West End Bridge project pushed back
Work to demolish and replace an aging bridge on the far west side of Lake Mitchell could begin this fall, according to Mitchell's Deputy Public Works Director Terry Johnson.
The West End Bridge, built in 1939, crosses a narrow stretch of water where Firesteel Creek empties into the west side of Lake Mitchell.
The project was initially expected to get underway this summer, but Johnson said changes to the plan, including changes to the pedestrian and vehicle railing, pushed back the bid date.
"It's a great feeling because it's a project we've been wanting to do for the last five years," he said.
Bids for the work to replace the bridge were recently opened and the lowest bid came in at about $1.3 million, slightly below the estimated cost of about $1.42 million for the project, Johnson said.
The city will pay for 20 percent of the total cost to replace the bridge, according to Johnson. The remainder will be paid with federal funds allocated for bridge repair.
The South Dakota Department of Transportation plans to review the bids for the project later this week, Johnson said.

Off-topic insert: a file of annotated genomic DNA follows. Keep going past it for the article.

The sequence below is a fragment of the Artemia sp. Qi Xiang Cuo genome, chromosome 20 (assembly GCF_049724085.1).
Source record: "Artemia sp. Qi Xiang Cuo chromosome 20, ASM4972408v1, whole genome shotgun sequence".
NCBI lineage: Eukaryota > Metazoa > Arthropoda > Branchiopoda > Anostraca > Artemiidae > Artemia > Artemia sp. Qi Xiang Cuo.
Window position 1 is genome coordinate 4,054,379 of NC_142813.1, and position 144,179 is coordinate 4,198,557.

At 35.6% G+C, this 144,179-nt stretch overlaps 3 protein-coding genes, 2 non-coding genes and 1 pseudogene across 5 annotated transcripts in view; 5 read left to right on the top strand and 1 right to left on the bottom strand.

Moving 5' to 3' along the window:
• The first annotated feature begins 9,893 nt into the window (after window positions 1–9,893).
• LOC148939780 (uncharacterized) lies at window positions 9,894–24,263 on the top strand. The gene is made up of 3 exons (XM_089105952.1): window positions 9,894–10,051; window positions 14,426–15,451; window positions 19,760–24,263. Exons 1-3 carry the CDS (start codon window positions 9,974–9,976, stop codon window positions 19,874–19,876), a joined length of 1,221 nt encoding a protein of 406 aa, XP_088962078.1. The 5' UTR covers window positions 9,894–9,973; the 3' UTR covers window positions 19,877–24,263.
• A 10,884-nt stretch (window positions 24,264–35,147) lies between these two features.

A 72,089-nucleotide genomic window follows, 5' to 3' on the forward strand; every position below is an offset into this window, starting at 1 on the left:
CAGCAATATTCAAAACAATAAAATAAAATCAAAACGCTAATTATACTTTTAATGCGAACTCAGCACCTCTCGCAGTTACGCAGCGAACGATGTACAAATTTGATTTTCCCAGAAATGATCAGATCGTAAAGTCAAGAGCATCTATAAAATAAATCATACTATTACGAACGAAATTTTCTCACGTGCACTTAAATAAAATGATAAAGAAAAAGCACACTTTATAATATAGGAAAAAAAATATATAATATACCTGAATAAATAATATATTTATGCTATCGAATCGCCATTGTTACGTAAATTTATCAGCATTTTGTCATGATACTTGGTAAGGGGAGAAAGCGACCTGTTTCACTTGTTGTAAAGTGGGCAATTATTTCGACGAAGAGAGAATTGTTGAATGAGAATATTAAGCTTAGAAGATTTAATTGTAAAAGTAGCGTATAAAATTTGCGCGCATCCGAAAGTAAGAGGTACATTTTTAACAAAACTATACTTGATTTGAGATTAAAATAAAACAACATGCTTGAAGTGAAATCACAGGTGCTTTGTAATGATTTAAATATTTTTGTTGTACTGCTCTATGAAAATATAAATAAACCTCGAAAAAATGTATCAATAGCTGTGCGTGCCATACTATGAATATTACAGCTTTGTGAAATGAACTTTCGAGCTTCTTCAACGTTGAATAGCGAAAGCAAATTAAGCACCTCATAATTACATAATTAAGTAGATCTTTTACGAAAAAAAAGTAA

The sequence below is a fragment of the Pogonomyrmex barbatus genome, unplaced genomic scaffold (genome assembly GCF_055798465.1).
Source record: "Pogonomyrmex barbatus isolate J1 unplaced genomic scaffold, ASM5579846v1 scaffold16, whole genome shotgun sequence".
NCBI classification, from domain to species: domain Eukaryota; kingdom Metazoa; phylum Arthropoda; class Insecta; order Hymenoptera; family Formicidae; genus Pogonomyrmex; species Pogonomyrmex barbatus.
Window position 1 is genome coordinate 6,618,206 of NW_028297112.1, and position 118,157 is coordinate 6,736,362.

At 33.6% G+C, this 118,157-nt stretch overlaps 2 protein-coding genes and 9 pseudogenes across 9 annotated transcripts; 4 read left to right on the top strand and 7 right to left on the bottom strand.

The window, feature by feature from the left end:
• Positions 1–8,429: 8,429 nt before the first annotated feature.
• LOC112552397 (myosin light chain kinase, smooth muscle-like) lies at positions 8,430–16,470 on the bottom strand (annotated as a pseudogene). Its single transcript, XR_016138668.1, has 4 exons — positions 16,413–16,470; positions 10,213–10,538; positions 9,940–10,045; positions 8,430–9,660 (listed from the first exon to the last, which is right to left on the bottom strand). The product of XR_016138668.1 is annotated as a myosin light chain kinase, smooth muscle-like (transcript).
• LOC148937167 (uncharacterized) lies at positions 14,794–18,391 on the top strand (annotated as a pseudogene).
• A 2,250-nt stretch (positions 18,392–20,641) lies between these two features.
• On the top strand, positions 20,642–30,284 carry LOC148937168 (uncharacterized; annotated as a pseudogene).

There's no official start date yet, but Johnson said he expects the project will begin sometime in November or December. If that happens, the bridge will be totally closed to traffic until the project is finished, which will likely be sometime next summer, Johnson said.
Anyone living north of the bridge on the north side of Lake Mitchell will be rerouted during construction to North Harmon Drive or National Guard Road to state Highway 37 as a way of getting to and from other areas of the city.
The new bridge, at 126 feet, will be slightly longer than the current bridge, at 122 feet, but both will be the same height, Johnson said.
Work on east side of lake nearly complete
Another project at Lake Mitchell meant to protect part of the eastern shore from erosion is nearly complete, Johnson said.
Work to replace rundown gabions -- wire baskets filled with rocks used to protect shoreline -- on the Lake Mitchell shoreline north of the spillway has been ongoing for about a week and most of the major work is now finished, Johnson said.
Concrete block matting, which are concrete blocks cabled to the shore to protect it, was installed in place of the aging gabions, some of which were falling into the lake.
The first phase of the project covers approximately 275 feet of shoreline north of the spillway, though work could eventually extend all the way to Kibbee Park.